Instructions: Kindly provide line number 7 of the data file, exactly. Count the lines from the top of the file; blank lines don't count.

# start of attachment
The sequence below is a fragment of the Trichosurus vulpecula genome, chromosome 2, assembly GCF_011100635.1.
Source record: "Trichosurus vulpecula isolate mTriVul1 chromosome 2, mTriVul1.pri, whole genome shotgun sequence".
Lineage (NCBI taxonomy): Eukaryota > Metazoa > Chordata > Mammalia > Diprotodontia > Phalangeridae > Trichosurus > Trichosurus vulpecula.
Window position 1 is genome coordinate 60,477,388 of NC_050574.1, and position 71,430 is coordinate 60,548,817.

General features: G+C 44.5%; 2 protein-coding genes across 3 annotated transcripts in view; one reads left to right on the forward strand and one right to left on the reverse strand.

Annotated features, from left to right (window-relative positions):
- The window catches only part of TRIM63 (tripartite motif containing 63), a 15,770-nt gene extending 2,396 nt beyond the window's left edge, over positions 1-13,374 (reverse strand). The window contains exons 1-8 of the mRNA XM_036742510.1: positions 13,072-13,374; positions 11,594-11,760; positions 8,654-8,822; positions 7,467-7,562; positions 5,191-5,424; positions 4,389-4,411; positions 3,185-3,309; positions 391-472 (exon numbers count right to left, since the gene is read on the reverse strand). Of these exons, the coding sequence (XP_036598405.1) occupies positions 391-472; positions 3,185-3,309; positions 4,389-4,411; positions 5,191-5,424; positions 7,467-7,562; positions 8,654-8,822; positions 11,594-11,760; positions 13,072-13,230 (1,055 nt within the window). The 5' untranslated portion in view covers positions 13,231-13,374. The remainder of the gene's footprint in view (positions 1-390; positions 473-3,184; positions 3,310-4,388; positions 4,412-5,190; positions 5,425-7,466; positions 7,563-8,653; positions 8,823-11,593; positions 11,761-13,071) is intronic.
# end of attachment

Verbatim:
- The window catches only part of TRIM63 (tripartite motif containing 63), a 15,770-nt gene extending 2,396 nt beyond the window's left edge, over positions 1-13,374 (reverse strand). The window contains exons 1-8 of the mRNA XM_036742510.1: positions 13,072-13,374; positions 11,594-11,760; positions 8,654-8,822; positions 7,467-7,562; positions 5,191-5,424; positions 4,389-4,411; positions 3,185-3,309; positions 391-472 (exon numbers count right to left, since the gene is read on the reverse strand). Of these exons, the coding sequence (XP_036598405.1) occupies positions 391-472; positions 3,185-3,309; positions 4,389-4,411; positions 5,191-5,424; positions 7,467-7,562; positions 8,654-8,822; positions 11,594-11,760; positions 13,072-13,230 (1,055 nt within the window). The 5' untranslated portion in view covers positions 13,231-13,374. The remainder of the gene's footprint in view (positions 1-390; positions 473-3,184; positions 3,310-4,388; positions 4,412-5,190; positions 5,425-7,466; positions 7,563-8,653; positions 8,823-11,593; positions 11,761-13,071) is intronic.